Unwanted Noise Is More Than A Nuisance
I am writing in response to the front-page story on noise in The Post-Journal on January 19. Having written or co-authored several op-eds during the past two years about the management of Chautauqua Lake, I see a similarity between lake weeds and noise. If weeds can be defined as “unwanted plants,” then noise can be defined as “unwanted sound.” I hasten to point out that neither of these definitions is found in my 1957 copy of the American College Dictionary.
During the past 45 years I have, on several occasions, had a variety of experiences with unwanted sound. Most of those occasions involved being part of environmental impact studies for proposed gravel mines, while two involved homeowners complaining about noise coming from nearby businesses. In all of those cases it was not the loudness of the sound that was the problem. That is, it was not simply too many decibels, such as the Harley Davidson accelerating away from the stop sign on the corner or the rock band playing for a dance in the school gymnasium. Those two examples involve sounds that are loud – too loud – typically exceeding community noise ordinances and all too often being loud enough and/or sustained enough to damage the intricate and sensitive auditory receptor system of our human ears.
I am neither an audiologist nor an attorney, although I now live across the street from a retired professional audiologist. He prescribed hearing aids for me 20 years ago, attributing my hearing loss to such activities as too many years of hunting without ear protection and having summer jobs with the former Pennsylvania Gas Company and Erie Railroad in the days before OSHA. Shooting guns, running jackhammers and shoveling slag between railroad ties while standing next to a power tamping machine mounted on a railroad car did have its effect on the hair cells of the organ of Corti in both of my ears. I became aware of the damage when I could no longer hear warblers in the spring or cicadas in the fall.
The ear damage that I experienced was caused by various sounds that were too loud. Measured in decibels, which I did not do at the time, I suspect that they approached or exceeded 100 decibels, a noise level that can cause hearing damage after 15 minutes of exposure. To repeat, however, my experiences with sound studies later in life did not involve sounds loud enough to damage ears and cause hearing loss. Instead, those situations involved sound of much lower volume, sounds that are sometimes categorized as “nuisance sound” but can be damaging in their own way.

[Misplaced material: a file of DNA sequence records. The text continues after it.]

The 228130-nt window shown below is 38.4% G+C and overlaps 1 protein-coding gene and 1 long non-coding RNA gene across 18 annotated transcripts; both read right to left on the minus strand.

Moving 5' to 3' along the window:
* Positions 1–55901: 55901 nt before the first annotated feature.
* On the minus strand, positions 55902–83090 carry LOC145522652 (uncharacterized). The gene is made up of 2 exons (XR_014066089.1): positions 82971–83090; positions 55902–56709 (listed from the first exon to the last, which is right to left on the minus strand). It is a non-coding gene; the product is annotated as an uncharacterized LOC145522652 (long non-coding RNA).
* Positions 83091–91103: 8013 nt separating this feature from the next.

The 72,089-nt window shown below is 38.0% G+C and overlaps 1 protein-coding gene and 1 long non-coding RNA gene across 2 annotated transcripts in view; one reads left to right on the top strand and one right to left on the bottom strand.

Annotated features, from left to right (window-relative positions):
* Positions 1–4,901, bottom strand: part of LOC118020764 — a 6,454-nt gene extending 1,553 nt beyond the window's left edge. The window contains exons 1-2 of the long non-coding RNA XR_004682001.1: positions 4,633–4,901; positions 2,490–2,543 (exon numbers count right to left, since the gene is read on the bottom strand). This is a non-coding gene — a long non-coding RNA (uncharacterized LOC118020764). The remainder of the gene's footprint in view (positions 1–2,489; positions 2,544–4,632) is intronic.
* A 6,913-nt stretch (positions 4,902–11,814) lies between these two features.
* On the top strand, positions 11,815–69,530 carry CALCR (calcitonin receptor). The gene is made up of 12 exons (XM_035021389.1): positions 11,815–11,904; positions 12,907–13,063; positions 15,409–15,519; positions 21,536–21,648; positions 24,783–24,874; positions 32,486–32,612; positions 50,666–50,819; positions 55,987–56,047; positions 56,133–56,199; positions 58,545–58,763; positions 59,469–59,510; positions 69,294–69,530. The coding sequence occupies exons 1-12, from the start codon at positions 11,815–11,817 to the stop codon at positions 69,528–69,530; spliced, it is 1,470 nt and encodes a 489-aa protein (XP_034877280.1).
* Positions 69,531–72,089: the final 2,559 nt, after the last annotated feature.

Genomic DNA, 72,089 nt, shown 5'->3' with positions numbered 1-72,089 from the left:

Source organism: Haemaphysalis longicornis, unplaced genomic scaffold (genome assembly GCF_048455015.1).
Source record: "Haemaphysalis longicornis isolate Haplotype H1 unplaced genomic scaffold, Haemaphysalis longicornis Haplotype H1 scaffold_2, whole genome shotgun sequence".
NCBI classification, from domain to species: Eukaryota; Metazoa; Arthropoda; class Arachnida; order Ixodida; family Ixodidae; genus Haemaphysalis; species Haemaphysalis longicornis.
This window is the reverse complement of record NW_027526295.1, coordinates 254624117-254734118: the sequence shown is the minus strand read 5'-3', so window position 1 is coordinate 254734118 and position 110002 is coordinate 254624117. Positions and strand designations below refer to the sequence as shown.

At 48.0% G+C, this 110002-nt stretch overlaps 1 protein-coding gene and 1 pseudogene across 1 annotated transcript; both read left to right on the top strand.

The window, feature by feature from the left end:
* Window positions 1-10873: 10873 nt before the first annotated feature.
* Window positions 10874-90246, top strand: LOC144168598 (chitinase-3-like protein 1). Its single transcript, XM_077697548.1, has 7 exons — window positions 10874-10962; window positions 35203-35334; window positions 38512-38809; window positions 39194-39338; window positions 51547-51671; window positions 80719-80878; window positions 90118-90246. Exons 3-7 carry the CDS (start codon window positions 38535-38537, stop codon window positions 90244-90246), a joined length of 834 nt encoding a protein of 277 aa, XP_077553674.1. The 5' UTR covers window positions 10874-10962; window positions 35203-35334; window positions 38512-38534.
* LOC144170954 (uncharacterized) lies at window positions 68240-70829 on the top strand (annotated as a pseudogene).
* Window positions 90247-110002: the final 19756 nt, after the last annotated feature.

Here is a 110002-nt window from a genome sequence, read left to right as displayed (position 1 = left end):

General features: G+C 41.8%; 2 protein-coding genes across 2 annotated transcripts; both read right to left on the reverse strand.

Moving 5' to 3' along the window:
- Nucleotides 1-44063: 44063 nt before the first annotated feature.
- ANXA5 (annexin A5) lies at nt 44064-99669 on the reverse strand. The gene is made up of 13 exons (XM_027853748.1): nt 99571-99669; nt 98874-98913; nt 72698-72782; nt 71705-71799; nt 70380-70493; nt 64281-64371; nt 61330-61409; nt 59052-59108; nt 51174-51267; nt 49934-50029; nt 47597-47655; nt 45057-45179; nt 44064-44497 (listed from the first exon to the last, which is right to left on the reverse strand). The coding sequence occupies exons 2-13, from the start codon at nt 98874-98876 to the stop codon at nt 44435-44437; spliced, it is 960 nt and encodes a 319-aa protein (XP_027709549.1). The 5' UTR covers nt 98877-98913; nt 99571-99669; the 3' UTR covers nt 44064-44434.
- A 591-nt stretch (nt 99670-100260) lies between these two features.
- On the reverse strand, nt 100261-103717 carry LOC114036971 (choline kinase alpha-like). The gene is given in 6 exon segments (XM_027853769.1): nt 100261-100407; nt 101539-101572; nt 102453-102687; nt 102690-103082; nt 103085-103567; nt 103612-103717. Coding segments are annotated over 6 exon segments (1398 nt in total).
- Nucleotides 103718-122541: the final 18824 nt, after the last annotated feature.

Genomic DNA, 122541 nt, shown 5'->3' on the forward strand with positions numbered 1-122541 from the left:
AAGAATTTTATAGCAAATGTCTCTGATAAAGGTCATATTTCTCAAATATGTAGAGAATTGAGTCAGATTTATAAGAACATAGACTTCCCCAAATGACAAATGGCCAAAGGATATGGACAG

The gravel mining operations were rural and far enough away from nearby homes that readings with a decibel meter did not support any possible claims of ear damage. That was also true of the noise coming from nearby businesses, which, in one case, emanated from air compressors on the roof of an adjacent supermarket and in the other from the tire changing operation at the former Sam’s Club, now closed. In all of those cases the people affected were long-time residents of their respective areas and had chosen their locations in part because of the quiet nature of the neighborhood. The business sources of the noise came years later and, for those already living there, decreased enjoyment of their way of life in a most significant way.
The circumstances which I have described are different from the referenced article in The Post-Journal, but there are similarities because it is not high decibel ear-damaging sound that is the problem. Despite the words “Too Loud” accompanying the news report, the sound as described will not damage ears but neighborhood peace and quiet has been lost. That is also the case with the wind farms now operating in parts of Chautauqua County.
The wind farms already operating in the county, along with those in various stages of planning, have been in the news often in the recent past, and have also become an important emerging issue during the past two meetings of the County Board of Health, of which I am a member. Although sound is not the only topic that has been included by those addressing the board of health on the subject of wind farms – they also experience light flicker produced by the rotating blades – it is the one of greatest concern. And, as with the other examples I have cited, it is not the loudness of the sound at issue. Rather, it is Infrasound and Low Frequency Noise, abbreviated ILFN, and involves sound of 40 to 45 decibels, well below the levels responsible for ear damage. However, to emphasize again, ear damage is not the issue. Here, as in other states (e.g., Wisconsin and California), ILFN has been shown to cause stress and annoyance leading to sleep deprivation and other problems affecting the cardiovascular, endocrine, immune and nerve systems.
In rural areas, such as Arkwright, where the ambient background noise is approximately 25 decibels, the constant noise levels, permissible up to 50 decibels, experienced by some residents close to wind towers has gone beyond being a nuisance and is affecting their health, their well-being, and their quality of life. As the January 19th news article states in the first paragraph, “Quality of life is obviously an issue most Jamestown residents care about, therefore, it’s a matter city officials should care about as well.” With regard to sound, that statement must be expanded to include officials in Chautauqua County and, indeed, all of New York State.
Thomas A. Erlandson is a Frewsburg resident.